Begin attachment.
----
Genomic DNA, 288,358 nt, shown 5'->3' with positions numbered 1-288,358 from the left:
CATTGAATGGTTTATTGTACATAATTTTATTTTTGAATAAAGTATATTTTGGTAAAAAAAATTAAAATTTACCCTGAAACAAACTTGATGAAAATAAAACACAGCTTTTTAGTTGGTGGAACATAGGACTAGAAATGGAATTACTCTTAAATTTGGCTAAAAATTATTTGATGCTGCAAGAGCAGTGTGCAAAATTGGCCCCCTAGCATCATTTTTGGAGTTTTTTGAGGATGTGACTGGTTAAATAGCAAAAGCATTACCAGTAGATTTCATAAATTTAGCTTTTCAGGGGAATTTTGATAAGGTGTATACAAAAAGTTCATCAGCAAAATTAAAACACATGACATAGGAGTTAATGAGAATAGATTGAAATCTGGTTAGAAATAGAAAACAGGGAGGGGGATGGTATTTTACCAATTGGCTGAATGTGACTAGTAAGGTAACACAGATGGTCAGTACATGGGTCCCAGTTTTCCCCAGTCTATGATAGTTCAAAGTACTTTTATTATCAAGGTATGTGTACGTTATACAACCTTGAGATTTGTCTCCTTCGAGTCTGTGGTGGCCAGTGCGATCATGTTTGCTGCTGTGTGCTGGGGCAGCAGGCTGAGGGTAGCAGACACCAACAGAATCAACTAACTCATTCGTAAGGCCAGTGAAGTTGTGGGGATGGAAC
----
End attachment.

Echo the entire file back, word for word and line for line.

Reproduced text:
Genomic DNA, 288,358 nt, shown 5'->3' with positions numbered 1-288,358 from the left:
CATTGAATGGTTTATTGTACATAATTTTATTTTTGAATAAAGTATATTTTGGTAAAAAAAATTAAAATTTACCCTGAAACAAACTTGATGAAAATAAAACACAGCTTTTTAGTTGGTGGAACATAGGACTAGAAATGGAATTACTCTTAAATTTGGCTAAAAATTATTTGATGCTGCAAGAGCAGTGTGCAAAATTGGCCCCCTAGCATCATTTTTGGAGTTTTTTGAGGATGTGACTGGTTAAATAGCAAAAGCATTACCAGTAGATTTCATAAATTTAGCTTTTCAGGGGAATTTTGATAAGGTGTATACAAAAAGTTCATCAGCAAAATTAAAACACATGACATAGGAGTTAATGAGAATAGATTGAAATCTGGTTAGAAATAGAAAACAGGGAGGGGGATGGTATTTTACCAATTGGCTGAATGTGACTAGTAAGGTAACACAGATGGTCAGTACATGGGTCCCAGTTTTCCCCAGTCTATGATAGTTCAAAGTACTTTTATTATCAAGGTATGTGTACGTTATACAACCTTGAGATTTGTCTCCTTCGAGTCTGTGGTGGCCAGTGCGATCATGTTTGCTGCTGTGTGCTGGGGCAGCAGGCTGAGGGTAGCAGACACCAACAGAATCAACTAACTCATTCGTAAGGCCAGTGAAGTTGTGGGGATGGAAC